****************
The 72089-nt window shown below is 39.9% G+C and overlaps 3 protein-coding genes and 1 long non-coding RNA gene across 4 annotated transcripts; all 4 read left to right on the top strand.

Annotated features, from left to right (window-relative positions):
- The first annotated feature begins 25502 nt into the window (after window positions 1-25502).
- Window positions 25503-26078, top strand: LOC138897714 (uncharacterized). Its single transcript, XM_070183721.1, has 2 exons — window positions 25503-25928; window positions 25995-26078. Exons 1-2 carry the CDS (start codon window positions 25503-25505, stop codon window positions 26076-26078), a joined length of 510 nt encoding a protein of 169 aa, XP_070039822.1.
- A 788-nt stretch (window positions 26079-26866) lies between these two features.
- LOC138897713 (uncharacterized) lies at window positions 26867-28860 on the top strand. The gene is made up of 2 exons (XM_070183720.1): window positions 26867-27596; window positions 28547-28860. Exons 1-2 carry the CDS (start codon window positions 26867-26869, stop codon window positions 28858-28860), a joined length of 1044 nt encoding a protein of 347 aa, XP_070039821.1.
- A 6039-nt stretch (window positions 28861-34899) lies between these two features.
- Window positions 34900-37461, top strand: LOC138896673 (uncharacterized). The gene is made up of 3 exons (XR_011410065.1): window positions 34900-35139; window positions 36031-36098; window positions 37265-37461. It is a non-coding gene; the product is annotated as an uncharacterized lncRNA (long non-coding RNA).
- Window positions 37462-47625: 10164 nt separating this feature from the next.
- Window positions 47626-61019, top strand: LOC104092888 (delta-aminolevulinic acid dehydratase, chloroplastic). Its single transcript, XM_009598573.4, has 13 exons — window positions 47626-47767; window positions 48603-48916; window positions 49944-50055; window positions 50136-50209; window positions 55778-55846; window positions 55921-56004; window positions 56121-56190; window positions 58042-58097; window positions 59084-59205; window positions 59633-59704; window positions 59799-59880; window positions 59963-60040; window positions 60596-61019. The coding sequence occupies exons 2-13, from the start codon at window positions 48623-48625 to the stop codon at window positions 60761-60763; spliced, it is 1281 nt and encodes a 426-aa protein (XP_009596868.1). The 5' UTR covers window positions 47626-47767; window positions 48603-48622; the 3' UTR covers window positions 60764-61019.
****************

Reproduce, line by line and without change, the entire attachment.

The 72089-nt window shown below is 39.9% G+C and overlaps 3 protein-coding genes and 1 long non-coding RNA gene across 4 annotated transcripts; all 4 read left to right on the top strand.

Annotated features, from left to right (window-relative positions):
- The first annotated feature begins 25502 nt into the window (after window positions 1-25502).
- Window positions 25503-26078, top strand: LOC138897714 (uncharacterized). Its single transcript, XM_070183721.1, has 2 exons — window positions 25503-25928; window positions 25995-26078. Exons 1-2 carry the CDS (start codon window positions 25503-25505, stop codon window positions 26076-26078), a joined length of 510 nt encoding a protein of 169 aa, XP_070039822.1.
- A 788-nt stretch (window positions 26079-26866) lies between these two features.
- LOC138897713 (uncharacterized) lies at window positions 26867-28860 on the top strand. The gene is made up of 2 exons (XM_070183720.1): window positions 26867-27596; window positions 28547-28860. Exons 1-2 carry the CDS (start codon window positions 26867-26869, stop codon window positions 28858-28860), a joined length of 1044 nt encoding a protein of 347 aa, XP_070039821.1.
- A 6039-nt stretch (window positions 28861-34899) lies between these two features.
- Window positions 34900-37461, top strand: LOC138896673 (uncharacterized). The gene is made up of 3 exons (XR_011410065.1): window positions 34900-35139; window positions 36031-36098; window positions 37265-37461. It is a non-coding gene; the product is annotated as an uncharacterized lncRNA (long non-coding RNA).
- Window positions 37462-47625: 10164 nt separating this feature from the next.
- Window positions 47626-61019, top strand: LOC104092888 (delta-aminolevulinic acid dehydratase, chloroplastic). Its single transcript, XM_009598573.4, has 13 exons — window positions 47626-47767; window positions 48603-48916; window positions 49944-50055; window positions 50136-50209; window positions 55778-55846; window positions 55921-56004; window positions 56121-56190; window positions 58042-58097; window positions 59084-59205; window positions 59633-59704; window positions 59799-59880; window positions 59963-60040; window positions 60596-61019. The coding sequence occupies exons 2-13, from the start codon at window positions 48623-48625 to the stop codon at window positions 60761-60763; spliced, it is 1281 nt and encodes a 426-aa protein (XP_009596868.1). The 5' UTR covers window positions 47626-47767; window positions 48603-48622; the 3' UTR covers window positions 60764-61019.